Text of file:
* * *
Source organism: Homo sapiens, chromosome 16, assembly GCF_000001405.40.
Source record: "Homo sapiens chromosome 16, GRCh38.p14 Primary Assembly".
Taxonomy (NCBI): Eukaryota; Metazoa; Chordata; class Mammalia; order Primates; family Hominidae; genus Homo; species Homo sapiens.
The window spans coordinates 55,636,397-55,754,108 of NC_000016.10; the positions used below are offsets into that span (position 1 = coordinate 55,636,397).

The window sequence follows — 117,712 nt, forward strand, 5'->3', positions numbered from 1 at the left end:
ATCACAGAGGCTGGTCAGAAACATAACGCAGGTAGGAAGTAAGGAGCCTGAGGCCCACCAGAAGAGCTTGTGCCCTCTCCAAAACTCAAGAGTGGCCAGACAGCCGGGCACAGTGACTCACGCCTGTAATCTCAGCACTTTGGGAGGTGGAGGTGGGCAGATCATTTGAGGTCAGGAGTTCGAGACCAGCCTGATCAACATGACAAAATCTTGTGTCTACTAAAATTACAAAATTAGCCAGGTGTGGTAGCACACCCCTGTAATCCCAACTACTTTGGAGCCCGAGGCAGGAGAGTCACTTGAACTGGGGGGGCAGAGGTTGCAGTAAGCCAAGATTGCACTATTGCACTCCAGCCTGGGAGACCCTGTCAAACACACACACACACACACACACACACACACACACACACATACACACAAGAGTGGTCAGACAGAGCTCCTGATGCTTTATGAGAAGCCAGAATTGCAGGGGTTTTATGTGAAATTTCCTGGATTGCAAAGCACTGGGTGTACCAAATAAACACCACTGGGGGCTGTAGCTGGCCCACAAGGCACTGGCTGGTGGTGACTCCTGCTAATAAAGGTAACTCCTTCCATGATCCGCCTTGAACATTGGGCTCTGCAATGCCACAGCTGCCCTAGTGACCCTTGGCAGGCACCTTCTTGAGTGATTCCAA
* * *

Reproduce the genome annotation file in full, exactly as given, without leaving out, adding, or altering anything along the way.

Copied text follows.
Source organism: Homo sapiens, chromosome 16, assembly GCF_000001405.40.
Source record: "Homo sapiens chromosome 16, GRCh38.p14 Primary Assembly".
Taxonomy (NCBI): Eukaryota; Metazoa; Chordata; class Mammalia; order Primates; family Hominidae; genus Homo; species Homo sapiens.
The window spans coordinates 55,636,397-55,754,108 of NC_000016.10; the positions used below are offsets into that span (position 1 = coordinate 55,636,397).

The window sequence follows — 117,712 nt, forward strand, 5'->3', positions numbered from 1 at the left end:
ATCACAGAGGCTGGTCAGAAACATAACGCAGGTAGGAAGTAAGGAGCCTGAGGCCCACCAGAAGAGCTTGTGCCCTCTCCAAAACTCAAGAGTGGCCAGACAGCCGGGCACAGTGACTCACGCCTGTAATCTCAGCACTTTGGGAGGTGGAGGTGGGCAGATCATTTGAGGTCAGGAGTTCGAGACCAGCCTGATCAACATGACAAAATCTTGTGTCTACTAAAATTACAAAATTAGCCAGGTGTGGTAGCACACCCCTGTAATCCCAACTACTTTGGAGCCCGAGGCAGGAGAGTCACTTGAACTGGGGGGGCAGAGGTTGCAGTAAGCCAAGATTGCACTATTGCACTCCAGCCTGGGAGACCCTGTCAAACACACACACACACACACACACACACACACACACACACATACACACAAGAGTGGTCAGACAGAGCTCCTGATGCTTTATGAGAAGCCAGAATTGCAGGGGTTTTATGTGAAATTTCCTGGATTGCAAAGCACTGGGTGTACCAAATAAACACCACTGGGGGCTGTAGCTGGCCCACAAGGCACTGGCTGGTGGTGACTCCTGCTAATAAAGGTAACTCCTTCCATGATCCGCCTTGAACATTGGGCTCTGCAATGCCACAGCTGCCCTAGTGACCCTTGGCAGGCACCTTCTTGAGTGATTCCAA